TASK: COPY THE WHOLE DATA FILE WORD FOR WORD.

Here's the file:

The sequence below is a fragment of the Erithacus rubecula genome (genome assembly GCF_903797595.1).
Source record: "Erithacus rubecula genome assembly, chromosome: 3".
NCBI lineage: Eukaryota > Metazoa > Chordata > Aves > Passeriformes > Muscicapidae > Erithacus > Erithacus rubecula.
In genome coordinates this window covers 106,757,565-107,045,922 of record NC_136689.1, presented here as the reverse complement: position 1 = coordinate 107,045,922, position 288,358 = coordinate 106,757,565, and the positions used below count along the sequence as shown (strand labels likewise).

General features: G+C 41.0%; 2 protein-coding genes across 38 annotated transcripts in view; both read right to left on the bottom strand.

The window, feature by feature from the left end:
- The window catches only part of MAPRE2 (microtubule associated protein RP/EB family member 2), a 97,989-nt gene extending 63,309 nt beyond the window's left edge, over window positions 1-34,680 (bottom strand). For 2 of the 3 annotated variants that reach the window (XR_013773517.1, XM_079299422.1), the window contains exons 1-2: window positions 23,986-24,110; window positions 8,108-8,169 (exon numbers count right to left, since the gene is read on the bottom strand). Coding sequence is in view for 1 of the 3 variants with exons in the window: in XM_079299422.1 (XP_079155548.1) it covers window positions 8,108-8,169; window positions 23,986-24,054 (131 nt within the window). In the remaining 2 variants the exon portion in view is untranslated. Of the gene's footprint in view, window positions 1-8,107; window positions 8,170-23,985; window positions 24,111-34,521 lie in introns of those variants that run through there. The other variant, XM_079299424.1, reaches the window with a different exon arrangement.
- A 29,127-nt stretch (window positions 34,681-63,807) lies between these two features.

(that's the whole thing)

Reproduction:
The sequence below is a fragment of the Erithacus rubecula genome (genome assembly GCF_903797595.1).
Source record: "Erithacus rubecula genome assembly, chromosome: 3".
NCBI lineage: Eukaryota > Metazoa > Chordata > Aves > Passeriformes > Muscicapidae > Erithacus > Erithacus rubecula.
In genome coordinates this window covers 106,757,565-107,045,922 of record NC_136689.1, presented here as the reverse complement: position 1 = coordinate 107,045,922, position 288,358 = coordinate 106,757,565, and the positions used below count along the sequence as shown (strand labels likewise).

General features: G+C 41.0%; 2 protein-coding genes across 38 annotated transcripts in view; both read right to left on the bottom strand.

The window, feature by feature from the left end:
- The window catches only part of MAPRE2 (microtubule associated protein RP/EB family member 2), a 97,989-nt gene extending 63,309 nt beyond the window's left edge, over window positions 1-34,680 (bottom strand). For 2 of the 3 annotated variants that reach the window (XR_013773517.1, XM_079299422.1), the window contains exons 1-2: window positions 23,986-24,110; window positions 8,108-8,169 (exon numbers count right to left, since the gene is read on the bottom strand). Coding sequence is in view for 1 of the 3 variants with exons in the window: in XM_079299422.1 (XP_079155548.1) it covers window positions 8,108-8,169; window positions 23,986-24,054 (131 nt within the window). In the remaining 2 variants the exon portion in view is untranslated. Of the gene's footprint in view, window positions 1-8,107; window positions 8,170-23,985; window positions 24,111-34,521 lie in introns of those variants that run through there. The other variant, XM_079299424.1, reaches the window with a different exon arrangement.
- A 29,127-nt stretch (window positions 34,681-63,807) lies between these two features.